“The Holy Father [Bl. Pope John Paul II] reminds us of our Lord’s command to the disciples to prepare the Upper Room for the Last Supper. The Church’s special care for the celebration of the Eucharist reflects her faith in what takes place at the Eucharist; it reflects her deep reverence for our Lord Who is both our Priest and Victim in the celebration of the Mass.”4
“It was not at all uncommon for farmers to mortgage their farm in order to make a pledge toward the building of a fitting parish church. They had the faith of Mary at Bethany.”5
3. Eucharistic Decor & Decorum
The good Cardinal writes in such a way that the reader is drawn up into the relationship between the Eucharist and the love therein that moves people to great lengths to prepare Sacred Spaces for our Lord. Implicit in this affirmative tone is inclination for every single reader to compare this great truth to the building he or she worships in and in what decorous or indecorous manner they worship and receive the Eucharist. As Cardinal Burke states, there should be a “great awe before the presence of God Himself.”
“That is the reason why our churches are not built as meeting or banquet halls. It is also the reason why we should be very attentive to the manner of our dress and our comportment at the Eucharistic Sacrifice and Banquet.”6
“The outward aspects of the celebration of the Holy Eucharist express our interior devotion, in imitation of Mary at Bethany.”7
4. Sacred Art
“The development in design of churches and of their altars and tabernacles is not merely a reflection of the great art of various periods of the Church’s history, but most of all, a reflection of the profound faith in the mystery of the Holy Eucharist.”8
Notice the momentum of influence. The Eucharist moves Catholics to proclaim the beauty and mystery of the Eucharist in various forms of art. It is not a movement of the people’s tastes and opinion that must be somehow incorporated into the Holy Sacrifice of the Mass. The Catholic liturgy is centered on the Sacraments, not the parishioners – this is a vital and well discussed theme of Cardinal Ratzinger’s The Spirit of the Liturgy.
5. The “greatest jewel” of Sacred Music
“In the same way, sacred music has developed down the Christian centuries to lift the minds and hearts of the faithful to the great mystery of faith, which is the Holy Eucharist. Gregorian Chant is, of course, the greatest jewel in the body of music written specifically for the celebration of the Holy Eucharist. As in the case with sacred art, there is a rich history of beautiful music written for the celebration of the Mass.”9
6. Speak out for Eucharistic decor and decorum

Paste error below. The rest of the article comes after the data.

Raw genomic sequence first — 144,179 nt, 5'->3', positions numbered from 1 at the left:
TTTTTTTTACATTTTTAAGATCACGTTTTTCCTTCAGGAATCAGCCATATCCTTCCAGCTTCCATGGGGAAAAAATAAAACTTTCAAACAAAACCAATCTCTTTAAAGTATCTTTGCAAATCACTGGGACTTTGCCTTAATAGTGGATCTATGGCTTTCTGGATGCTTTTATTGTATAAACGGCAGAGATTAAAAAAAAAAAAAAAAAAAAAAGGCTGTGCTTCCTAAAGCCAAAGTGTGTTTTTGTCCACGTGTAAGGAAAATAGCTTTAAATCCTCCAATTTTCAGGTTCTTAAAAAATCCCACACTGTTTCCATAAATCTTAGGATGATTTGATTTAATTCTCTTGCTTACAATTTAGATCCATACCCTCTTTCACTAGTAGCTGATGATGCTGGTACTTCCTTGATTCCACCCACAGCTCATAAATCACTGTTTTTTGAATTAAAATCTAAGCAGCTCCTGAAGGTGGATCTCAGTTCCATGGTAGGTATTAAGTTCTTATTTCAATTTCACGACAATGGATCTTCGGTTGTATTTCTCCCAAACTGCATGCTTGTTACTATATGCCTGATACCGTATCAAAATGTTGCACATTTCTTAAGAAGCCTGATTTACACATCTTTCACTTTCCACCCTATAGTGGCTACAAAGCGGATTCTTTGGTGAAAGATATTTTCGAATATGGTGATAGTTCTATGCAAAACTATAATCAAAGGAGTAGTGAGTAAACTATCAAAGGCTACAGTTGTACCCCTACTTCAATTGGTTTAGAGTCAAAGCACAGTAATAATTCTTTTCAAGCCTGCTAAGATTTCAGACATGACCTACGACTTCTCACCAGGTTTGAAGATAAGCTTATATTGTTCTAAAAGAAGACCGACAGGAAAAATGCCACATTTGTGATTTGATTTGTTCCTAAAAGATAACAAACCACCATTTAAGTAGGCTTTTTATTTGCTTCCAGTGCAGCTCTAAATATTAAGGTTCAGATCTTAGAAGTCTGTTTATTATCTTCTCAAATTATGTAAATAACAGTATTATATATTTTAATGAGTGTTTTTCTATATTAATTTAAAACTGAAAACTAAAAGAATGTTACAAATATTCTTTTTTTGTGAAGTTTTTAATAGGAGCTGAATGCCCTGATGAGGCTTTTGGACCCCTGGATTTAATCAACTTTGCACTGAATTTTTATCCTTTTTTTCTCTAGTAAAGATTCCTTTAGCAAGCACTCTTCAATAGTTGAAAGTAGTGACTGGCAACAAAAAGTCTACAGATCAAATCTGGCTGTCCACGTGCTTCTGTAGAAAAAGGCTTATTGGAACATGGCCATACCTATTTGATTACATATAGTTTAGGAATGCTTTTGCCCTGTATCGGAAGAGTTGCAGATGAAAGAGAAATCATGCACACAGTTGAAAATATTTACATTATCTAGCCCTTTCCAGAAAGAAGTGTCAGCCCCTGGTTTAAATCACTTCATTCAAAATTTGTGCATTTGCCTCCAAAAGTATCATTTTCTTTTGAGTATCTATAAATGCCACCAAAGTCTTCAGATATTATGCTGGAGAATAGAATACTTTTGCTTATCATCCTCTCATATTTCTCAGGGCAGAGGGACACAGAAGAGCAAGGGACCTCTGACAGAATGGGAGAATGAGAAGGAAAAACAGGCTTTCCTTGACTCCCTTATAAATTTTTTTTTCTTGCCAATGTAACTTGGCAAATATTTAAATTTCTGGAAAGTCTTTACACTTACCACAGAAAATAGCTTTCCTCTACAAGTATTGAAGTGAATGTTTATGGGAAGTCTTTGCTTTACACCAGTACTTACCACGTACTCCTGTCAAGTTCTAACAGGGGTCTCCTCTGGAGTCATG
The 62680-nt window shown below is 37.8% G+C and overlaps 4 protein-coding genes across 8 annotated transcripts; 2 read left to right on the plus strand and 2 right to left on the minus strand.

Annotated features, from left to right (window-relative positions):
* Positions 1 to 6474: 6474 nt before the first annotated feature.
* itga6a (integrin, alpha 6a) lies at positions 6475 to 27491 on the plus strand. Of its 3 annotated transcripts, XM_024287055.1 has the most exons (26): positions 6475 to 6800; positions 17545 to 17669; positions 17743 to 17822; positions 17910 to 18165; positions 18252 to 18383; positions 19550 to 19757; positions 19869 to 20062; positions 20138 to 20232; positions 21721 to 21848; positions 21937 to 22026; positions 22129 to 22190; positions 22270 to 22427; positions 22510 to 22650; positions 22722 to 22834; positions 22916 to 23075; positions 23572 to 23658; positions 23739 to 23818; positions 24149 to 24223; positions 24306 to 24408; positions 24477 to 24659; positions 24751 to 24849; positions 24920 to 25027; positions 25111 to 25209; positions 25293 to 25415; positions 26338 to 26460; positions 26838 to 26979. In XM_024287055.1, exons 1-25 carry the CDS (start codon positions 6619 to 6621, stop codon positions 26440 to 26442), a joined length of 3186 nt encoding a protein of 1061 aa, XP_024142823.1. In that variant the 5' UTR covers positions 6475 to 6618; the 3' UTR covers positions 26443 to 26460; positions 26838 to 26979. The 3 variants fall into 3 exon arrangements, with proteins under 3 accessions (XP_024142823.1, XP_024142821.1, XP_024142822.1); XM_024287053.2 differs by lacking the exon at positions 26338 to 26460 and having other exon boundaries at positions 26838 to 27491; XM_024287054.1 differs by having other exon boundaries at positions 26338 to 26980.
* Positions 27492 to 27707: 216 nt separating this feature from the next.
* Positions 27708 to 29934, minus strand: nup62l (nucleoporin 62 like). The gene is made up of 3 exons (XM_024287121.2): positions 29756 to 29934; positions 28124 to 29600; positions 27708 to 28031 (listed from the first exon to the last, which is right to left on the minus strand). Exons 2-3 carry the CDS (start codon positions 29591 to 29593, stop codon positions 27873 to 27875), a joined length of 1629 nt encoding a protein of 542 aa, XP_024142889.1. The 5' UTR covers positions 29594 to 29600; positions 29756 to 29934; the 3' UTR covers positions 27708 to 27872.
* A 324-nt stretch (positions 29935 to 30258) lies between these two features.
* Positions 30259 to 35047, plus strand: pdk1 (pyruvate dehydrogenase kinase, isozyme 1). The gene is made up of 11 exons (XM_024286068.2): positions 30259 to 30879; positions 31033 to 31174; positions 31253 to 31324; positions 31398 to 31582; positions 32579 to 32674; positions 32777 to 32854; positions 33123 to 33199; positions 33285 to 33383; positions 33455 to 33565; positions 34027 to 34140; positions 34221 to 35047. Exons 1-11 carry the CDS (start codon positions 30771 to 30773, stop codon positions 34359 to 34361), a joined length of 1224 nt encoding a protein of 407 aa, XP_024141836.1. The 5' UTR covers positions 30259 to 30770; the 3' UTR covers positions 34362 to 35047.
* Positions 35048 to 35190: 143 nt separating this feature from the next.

“It is a call for all of us to make certain that the Church is above all else “a profoundly Eucharistic Church.”10
There is much to be said of the strides Holy Mother Church could make in reclaiming her tradition if each individual simply focused on their own orientation toward the Eucharist and examined their own conscience; however, there is also much that could be done if parishioners began to politely and virtuously work against liturgical abuses and banal mass experiences.
“The proper term for rooting of the Catholic faith and practice in a particular culture is inculturation. Clearly, it is a delicate process because there may be elements of the local culture which need purification and transformation before they can serve the Eucharistic mystery.”11
“Inculturation must always be secondary to respect for the mystery of the Holy Eucharist, lest the greatest treasure of our faith be obscured or, even worse, disrespected. Any experimentation in inculturation must be reviewed by Church authority with the involvement of the Holy See “because the Sacred Liturgy expresses and celebrate the one faith professed by all and, being the heritage of the whole Church, cannot be determined by local Churches in isolation form the universal Church.”12
8. Liturgical law is love of Christ
“Blessed Pope John Paul II spoke frankly of abuses which have entered into the celebration of the Holy Eucharist because of ‘a misguided sense of creativity and adaptation.'”13
“Our observance of liturgical law is a fundamental expression of love of Christ and of the Church.”14
“No one is permitted to undervalue the mystery entrusted to our hands: it is too great for anyone to feel free to treat it lightly and with disregard for its sacredness and its universality.” – Bl. JPII ((Ibid. 55))